1. Home
  2. Knowledge Base
  3. Business Law
  4. Environmental Protection Law
  5. Comprehensive Environmental Response Compensation and Liability Act (CERCLA)

Comprehensive Environmental Response Compensation and Liability Act (CERCLA)

Cite this article as: Jason Mance Gordon, "Comprehensive Environmental Response Compensation and Liability Act (CERCLA)," in The Business Professor, updated January 22, 2015, last accessed April 2, 2020, https://thebusinessprofessor.com/knowledge-base/comprehensive-environmental-response-compensation-and-liability-act-cercla/.
Video Thumbnail
Comprehensive Environmental Response Compensation and Liability Act (CERCLA)
This video explains what is the Comprehensive Environmental Response Compensation and Liability Act (CERCLA).



What is the Comprehensive Environmental Response, Compensation, and Liability Act (CERCLA)?

In 1980, Congress passed the Comprehensive Environmental Response, Compensation, and Liability Act (CERCLA) to address cleanup cost of unsafe hazardous waste dumps or spills. CERCLA allocates billions of dollars under a congressional authorization for environmental cleanup of dangerous hazardous wastes. This is known as the “Superfund”. The continued funding of the superfund is through civil actions against polluters and three separate taxes levied on chemicals, petroleum products, and general corporate profits. The superfund pays for cleanups where private parties are insolvent or the responsible party is unknown. It advances money to the EPA for cleanups pending recovery of costs, which often leads to suits for reimbursement from the responsible parties.

•    Note: Funds allocated to the superfund are largely depleted and the long-term sustainability of the program is consistently in question.

Liability Under CERCLA

CERCLA imposes strict liability on those responsible for unauthorized discharges of hazardous waste. Federal and state agencies charged with managing natural resources may sue a responsible party to force clean up of hazardous substances and to recover any damages to the natural resources. Liability also includes the cost of remediation of the waste itself. Responsible parties include:

•    Owner Operators – Those who currently (or previously) operate or own waste disposal sites during the time that the pollution occurred. An “operator” is someone who directs the workings of, manages, or conducts operations specifically related to pollution. Responsible parties also include owners or operators who learned of the pollution and did not disclose that information prior to transferring the land.

⁃    Note: CERCLA exempts people who hold indicia of ownership to protect a security interest without participating in management of a facility. This provision generally protects banks holding a security interest in contaminate property.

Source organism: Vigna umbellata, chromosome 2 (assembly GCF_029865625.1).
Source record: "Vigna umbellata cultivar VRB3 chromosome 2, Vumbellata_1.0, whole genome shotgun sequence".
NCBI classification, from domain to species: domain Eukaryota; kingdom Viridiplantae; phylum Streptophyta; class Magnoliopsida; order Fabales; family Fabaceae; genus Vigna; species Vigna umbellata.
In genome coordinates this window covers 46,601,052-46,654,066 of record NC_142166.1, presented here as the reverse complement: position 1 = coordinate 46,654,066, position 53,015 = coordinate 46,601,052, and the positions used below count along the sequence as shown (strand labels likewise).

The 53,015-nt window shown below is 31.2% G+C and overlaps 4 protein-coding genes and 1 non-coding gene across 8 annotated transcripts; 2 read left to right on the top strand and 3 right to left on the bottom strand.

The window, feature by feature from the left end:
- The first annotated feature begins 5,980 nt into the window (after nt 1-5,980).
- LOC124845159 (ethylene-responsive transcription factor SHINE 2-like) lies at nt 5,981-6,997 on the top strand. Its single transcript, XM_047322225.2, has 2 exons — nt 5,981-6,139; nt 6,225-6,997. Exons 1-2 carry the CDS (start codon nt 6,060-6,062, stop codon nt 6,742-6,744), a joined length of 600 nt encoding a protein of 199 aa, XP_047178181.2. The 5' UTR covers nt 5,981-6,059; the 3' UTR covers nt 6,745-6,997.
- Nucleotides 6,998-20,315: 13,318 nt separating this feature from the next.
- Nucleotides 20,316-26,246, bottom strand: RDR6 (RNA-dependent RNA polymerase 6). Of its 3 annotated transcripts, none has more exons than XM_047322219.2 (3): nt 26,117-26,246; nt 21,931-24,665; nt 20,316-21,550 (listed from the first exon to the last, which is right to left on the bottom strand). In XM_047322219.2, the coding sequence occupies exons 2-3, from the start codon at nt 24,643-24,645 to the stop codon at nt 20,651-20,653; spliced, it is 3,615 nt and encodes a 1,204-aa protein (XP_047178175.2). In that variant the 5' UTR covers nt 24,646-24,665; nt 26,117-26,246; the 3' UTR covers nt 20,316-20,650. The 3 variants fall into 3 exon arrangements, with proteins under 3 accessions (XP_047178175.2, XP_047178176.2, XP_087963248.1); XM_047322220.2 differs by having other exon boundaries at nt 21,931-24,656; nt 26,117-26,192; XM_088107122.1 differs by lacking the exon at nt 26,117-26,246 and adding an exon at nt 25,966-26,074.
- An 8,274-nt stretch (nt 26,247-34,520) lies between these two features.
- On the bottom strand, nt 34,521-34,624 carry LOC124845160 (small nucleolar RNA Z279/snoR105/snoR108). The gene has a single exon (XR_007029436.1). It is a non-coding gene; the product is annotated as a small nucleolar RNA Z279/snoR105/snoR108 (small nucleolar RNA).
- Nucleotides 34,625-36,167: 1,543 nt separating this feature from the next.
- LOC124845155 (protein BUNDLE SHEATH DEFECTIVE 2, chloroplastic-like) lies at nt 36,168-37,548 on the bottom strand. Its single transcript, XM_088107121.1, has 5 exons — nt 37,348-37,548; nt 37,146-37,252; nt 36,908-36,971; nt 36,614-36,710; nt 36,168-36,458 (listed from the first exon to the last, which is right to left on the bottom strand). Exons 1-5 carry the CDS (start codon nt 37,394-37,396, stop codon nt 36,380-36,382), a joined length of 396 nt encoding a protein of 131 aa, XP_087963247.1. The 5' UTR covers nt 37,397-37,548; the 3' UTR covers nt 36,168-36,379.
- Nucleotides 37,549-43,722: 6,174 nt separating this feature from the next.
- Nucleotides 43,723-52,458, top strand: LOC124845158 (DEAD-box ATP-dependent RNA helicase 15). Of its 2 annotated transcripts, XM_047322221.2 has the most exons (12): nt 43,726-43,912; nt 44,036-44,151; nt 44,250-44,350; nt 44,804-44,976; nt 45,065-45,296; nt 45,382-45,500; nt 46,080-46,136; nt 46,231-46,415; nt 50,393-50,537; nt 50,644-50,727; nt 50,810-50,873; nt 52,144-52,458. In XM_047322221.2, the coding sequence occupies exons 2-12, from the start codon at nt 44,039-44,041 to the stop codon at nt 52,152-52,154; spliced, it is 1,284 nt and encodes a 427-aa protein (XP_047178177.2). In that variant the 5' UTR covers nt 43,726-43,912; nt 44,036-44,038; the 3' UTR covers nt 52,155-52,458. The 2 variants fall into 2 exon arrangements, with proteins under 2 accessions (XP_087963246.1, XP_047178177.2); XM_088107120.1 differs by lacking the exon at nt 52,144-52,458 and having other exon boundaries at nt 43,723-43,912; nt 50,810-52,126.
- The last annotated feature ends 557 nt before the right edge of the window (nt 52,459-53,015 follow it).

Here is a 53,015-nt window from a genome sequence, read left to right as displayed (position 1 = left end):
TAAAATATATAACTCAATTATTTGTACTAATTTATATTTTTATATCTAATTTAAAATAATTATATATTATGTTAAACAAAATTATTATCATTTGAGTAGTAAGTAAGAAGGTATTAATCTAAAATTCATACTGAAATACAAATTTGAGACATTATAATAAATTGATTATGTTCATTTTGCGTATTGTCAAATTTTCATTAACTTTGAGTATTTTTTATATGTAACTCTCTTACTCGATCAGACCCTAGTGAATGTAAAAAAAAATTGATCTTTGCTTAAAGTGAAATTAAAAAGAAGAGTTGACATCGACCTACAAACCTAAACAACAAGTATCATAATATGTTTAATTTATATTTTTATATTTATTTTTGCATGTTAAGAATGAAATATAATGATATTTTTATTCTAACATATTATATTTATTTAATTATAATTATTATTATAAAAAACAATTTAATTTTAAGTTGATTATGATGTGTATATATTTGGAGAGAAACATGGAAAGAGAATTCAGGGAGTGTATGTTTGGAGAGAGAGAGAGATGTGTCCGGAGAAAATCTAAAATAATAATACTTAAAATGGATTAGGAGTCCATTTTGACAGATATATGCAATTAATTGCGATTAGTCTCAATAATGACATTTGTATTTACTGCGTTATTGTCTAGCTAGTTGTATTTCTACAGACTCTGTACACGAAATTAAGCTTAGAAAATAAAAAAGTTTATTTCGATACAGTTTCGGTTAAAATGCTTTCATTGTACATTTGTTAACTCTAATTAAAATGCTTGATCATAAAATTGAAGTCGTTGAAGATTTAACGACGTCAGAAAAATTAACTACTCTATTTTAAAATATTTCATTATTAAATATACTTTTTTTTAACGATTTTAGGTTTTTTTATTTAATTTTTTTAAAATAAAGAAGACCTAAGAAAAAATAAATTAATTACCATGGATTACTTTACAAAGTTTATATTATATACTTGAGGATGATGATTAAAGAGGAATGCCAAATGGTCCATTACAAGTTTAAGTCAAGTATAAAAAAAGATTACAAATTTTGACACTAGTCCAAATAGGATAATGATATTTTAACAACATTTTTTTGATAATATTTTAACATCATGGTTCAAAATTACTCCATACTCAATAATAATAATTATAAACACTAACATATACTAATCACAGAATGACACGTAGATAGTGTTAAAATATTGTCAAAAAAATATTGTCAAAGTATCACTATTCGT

•    Arranger Liability – Those who arrange for disposal of wastes may be responsible parties. Most courts hold that an intent to dispose of the waste is necessary for liability. The intent inquiry is only relevant for determining if an individual is a responsible party. After that step, the responsible party is strictly liable and intent to have disposed of the waste in a different manner is irrelevant.

•    Transporters – Transporters of hazardous wastes are only liable if they actively and substantially participate in the decision-making process that ultimately identifies a facility for disposal. It does not need to be an independent decision to select the particular site, but the transporter must have a significant influence in the selection process for liability.

The responsible party may be able to seek contribution from former owners of the polluted land for any damages paid. A finding that harm is divisible lets responsible parties divide liability. Responsible parties have the burden of showing their waste and cleanup costs are divisible from other parties. This avoids the unfair consequences and prevents a party from escaping liability when other parties are insolvent or cannot be found.

Defenses to CERCLA Liability

The purchaser of contaminated property may escape liability through a number of defenses, as follows:

•    Good Faith – The owner had no knowledge of the waste at the time of purchase and used due diligence in checking the land for toxic hazards.

•    Force Majeure – The pollution was caused by an act of God (natural occurrence) or was caused during war.

•    Third Party Liable – The pollution was the result of an act or omission of an identifiable third party. A responsible party may avoid liability if it can show that someone else was the sole cause of the harm, it was not the responsible party’s employee or agent, and the acts or omission causing the pollution did not occur in connection with a contractual relationship with the responsible party. Finally, the potentially responsible party must also show that she exercised due care with respect to the discharge of a hazardous substance and took precautions against foreseeable acts or missions of the polluter.

Individuals can purchase CERCLA insurance for potential liability.

•    Discussion: What do you think about the CERCLA protections? Do you think the superfund program is adequate to provide for hazardous waste cleanup? Do you think the liability provisions are fair and serve the intended purpose? How do you feel about the available defenses to personal liability under CERCLA?

•    Practice Question: ABC Corp purchases land from 123 Corp. ABC continues using the land in the same manner as used by 123 Corp. Several years later, ABC becomes aware that the land is contaminated? What potential liability does ABC face? What are their options for deferring or sharing liability with 123 Corp?

Was this article helpful?